We often see many builders implementing “Hollywood BIM” in their processes. This is modelling without a proper quality control and using it only for clash checking and maybe for a one time construction simulating.

But it is not common to see companies investing in reducing the gaps between departments, using BIM as a methodology and technology that promotes the integration of data amongst departments. Especially in big companies, different departments work as isolated silos which have the goal to transfer the risk between them and to reach performance indicators that are from the department, and not of the project or company.

It is quite common for people to say to us that one of the problems of BIM is that it makes the process too transparent between companies. But actually this “problem” of transparency occurs also inside the companies. People are pushed to be more professional since their work can be audited easily. But… this should be a good thing and not a problem!

Every time we are invited to work with a company to revolutionise their processes, we structure an implementation strategy composed of 5 steps:

  • Diagnosis (to the actual processes so we understand the inefficiencies of it);
  • Procedures Development (based on our knowledge and the knowledge collected in the diagnosis);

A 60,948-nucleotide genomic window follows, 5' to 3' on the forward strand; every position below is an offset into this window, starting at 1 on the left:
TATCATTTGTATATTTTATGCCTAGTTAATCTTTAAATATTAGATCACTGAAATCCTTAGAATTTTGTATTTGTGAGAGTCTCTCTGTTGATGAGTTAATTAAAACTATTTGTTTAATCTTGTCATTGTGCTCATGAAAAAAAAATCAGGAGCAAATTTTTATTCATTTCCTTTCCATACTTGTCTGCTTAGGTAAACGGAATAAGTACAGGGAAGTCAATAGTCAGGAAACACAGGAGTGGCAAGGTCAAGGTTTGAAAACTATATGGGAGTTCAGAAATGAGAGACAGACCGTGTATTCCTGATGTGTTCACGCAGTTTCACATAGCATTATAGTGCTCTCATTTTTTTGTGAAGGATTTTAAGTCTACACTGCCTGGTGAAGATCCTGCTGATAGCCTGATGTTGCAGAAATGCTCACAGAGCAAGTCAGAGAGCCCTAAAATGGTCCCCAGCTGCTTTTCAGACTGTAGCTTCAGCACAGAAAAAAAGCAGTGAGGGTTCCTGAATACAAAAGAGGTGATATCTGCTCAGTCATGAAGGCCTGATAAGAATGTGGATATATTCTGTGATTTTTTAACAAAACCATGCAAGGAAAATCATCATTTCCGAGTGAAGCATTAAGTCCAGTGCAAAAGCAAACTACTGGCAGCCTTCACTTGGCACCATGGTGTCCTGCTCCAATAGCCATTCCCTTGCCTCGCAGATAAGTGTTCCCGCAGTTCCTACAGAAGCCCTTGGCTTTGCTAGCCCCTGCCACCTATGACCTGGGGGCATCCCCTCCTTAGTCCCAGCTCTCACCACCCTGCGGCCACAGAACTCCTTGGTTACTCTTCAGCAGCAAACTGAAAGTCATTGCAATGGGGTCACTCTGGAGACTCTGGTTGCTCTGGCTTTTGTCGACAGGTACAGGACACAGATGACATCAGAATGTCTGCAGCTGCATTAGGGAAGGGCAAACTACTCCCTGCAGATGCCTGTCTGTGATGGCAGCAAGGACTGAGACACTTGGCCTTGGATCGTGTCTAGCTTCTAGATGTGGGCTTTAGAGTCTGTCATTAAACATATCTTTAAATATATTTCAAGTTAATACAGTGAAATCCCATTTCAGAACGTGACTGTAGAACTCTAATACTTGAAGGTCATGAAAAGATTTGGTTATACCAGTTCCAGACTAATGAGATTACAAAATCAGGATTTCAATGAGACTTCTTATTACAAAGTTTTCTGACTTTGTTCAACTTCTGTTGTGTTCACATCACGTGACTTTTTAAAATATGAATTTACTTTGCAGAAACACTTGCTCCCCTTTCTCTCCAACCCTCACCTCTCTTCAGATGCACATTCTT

• Training (adapted to the company reality);
  • Simulated Pilot (using past site data, teams will consolidate the knowledge simulating the site on BIM environment); and
  • Real Pilot (oriented by us and with a parallel process so it is possible to evaluate the benefits of BIM).

ndBIM Virtual Building

We are an architect, engineering and project management consulting and services company of excellence, specialised in BIM methodology, composed by professionals with over 8 years of BIM implementation in the field. We have a strong presence in Portugal and Brazil, and currently we are being invited to work worldwide.

We monitor the market environment and development, assessing client needs & requirements, embracing state of the art techniques in order to systematically improve our services with innovative and competitive solutions that earn our client’s trust.

Our mission is to enable people and businesses throughout the world to realise their full potential. ndBIM addresses this challenge by continuing our longstanding commitment and leadership in developing innovative BIM process solutions and building collaborative relationships with a wide range of organisations to raise awareness of the importance of BIM to the industry.

BIM Management Institute

ndBIM is also the coordinator of the BIM Management Institute initiative. Through this initiative we intend to promote a constant exchange of knowledge offering the industry an online platform for knowledge sharing (www.bimmi.org) and the Annual BIM International Conferences. This year, we are going to innovate, dividing the conference between two cities (Oporto and Madrid) hoping to abolish frontiers and promote a collaborative BIM development. In the following years, other countries will be challenged to join us.

António Ruivo Meireles

Founder of ndBIM Virtual Building

armeireles@ndbim.eu

skype: antonio.r.meireles

www.ndbim.com